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Wednesday, January 09, 2008

Sarajevo Street, Meudon






















That’s not Prague, it’s Meudon in France, as photographed by André Kertész. True, but something in this image always summons up a particular fleeting Prague landscape for me: Sarajevo Street (resonant name), midwinter, its sheer-walled apartment blocks and flyover at the end of the street, and attendant passport to anywhere you’re having yourself. But Sarajevo Street is destination enough, for me. I mention Prague since Valéry has been in the air, hereabouts, of late, and I am reminded of the superb translation of Valéry in Justin Quinn’s Waves and Trees. ‘Boating’, in JQ’s English:

I’m carried by deep water under bridges,
vaults full of wind, of murmurs and of night.
Their heavy adzes cut the flowing light,
their portals not as firm as their proud edges.

Their night last long. Soul’s labour and its leisure,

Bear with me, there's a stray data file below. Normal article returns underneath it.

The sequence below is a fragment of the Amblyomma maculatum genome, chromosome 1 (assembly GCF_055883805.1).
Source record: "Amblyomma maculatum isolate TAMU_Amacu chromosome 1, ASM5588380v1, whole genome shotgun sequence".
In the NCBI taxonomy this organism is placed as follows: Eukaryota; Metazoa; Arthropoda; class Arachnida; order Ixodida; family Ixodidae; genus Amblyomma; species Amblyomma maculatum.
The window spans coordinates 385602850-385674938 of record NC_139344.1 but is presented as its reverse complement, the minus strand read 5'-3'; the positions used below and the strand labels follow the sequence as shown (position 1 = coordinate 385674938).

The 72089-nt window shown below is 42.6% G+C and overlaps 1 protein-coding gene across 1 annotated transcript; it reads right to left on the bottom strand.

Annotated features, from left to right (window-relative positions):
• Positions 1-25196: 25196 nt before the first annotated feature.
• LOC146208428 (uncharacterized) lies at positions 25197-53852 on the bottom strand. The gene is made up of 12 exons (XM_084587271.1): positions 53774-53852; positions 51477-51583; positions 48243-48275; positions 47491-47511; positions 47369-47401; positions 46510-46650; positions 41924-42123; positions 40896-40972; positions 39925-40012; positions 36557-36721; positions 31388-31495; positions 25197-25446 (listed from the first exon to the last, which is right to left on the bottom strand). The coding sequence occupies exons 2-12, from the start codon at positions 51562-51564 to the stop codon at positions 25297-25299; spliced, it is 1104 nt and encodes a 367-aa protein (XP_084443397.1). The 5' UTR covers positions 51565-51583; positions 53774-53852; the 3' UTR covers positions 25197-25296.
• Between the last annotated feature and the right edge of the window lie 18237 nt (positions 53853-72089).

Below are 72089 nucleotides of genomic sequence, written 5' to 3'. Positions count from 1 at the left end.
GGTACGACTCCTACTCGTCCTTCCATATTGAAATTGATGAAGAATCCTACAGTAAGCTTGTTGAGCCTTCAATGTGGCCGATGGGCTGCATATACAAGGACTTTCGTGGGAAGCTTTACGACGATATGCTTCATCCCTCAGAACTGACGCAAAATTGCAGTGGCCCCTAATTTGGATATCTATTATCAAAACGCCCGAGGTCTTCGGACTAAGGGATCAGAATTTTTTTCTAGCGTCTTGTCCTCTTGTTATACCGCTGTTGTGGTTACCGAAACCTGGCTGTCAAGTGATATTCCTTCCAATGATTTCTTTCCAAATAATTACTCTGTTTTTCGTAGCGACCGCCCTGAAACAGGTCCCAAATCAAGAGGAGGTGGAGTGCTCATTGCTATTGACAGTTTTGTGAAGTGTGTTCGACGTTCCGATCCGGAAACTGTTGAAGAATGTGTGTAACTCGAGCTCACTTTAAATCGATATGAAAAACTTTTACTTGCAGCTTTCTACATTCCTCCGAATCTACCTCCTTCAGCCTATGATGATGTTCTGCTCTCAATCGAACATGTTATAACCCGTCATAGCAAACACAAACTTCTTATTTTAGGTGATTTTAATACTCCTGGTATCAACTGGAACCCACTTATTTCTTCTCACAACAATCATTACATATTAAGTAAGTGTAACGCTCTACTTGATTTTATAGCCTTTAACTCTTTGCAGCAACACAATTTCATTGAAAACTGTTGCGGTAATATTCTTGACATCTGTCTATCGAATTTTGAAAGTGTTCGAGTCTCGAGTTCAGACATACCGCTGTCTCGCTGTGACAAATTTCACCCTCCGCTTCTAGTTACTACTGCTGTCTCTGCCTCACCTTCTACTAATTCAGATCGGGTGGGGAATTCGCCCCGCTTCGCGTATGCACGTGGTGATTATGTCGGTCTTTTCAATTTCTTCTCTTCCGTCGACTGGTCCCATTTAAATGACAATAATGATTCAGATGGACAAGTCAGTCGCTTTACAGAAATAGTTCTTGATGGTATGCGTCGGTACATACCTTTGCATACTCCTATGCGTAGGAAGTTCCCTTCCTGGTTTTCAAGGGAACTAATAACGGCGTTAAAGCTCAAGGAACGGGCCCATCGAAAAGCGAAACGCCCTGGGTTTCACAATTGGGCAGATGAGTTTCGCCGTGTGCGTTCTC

the soul itself bows down before this zone.
And when I’m moved beneath its roof of stone
I’ve only scorn for all that idle azure.

I’m also reminded of JQ’s translations by the arrival in the post today of Six Czech Poets, for which he has Englished Petr Borkovec. From ‘Natural Causes’:

And in the sand you see all that’s beyond you.
And in the air, what your words won’t transform.
From flap to flap beneath the circus tent
the taut rope goes from yesterday’s performance.

And no, the sleeping acrobat resembles you
in nothing. The caravan dreams in kohl.
Letter and steppe dream of their blackness.
Angrily, like a dog, fatigue dreams of its bowl.

Noticing that Ron Silliman had mentioned Borkovec on his blog, JQ suggested to me that Silliman had obviously decided that a Czech poet could only be post-avant because of all those diacritics (honk honk). If onlý it wěrě that símplě!

1 comment:

Ron said...

Not to be diacritical (honk honk), but I mention poets of all types on my blog, from cowboy poets to new formalists.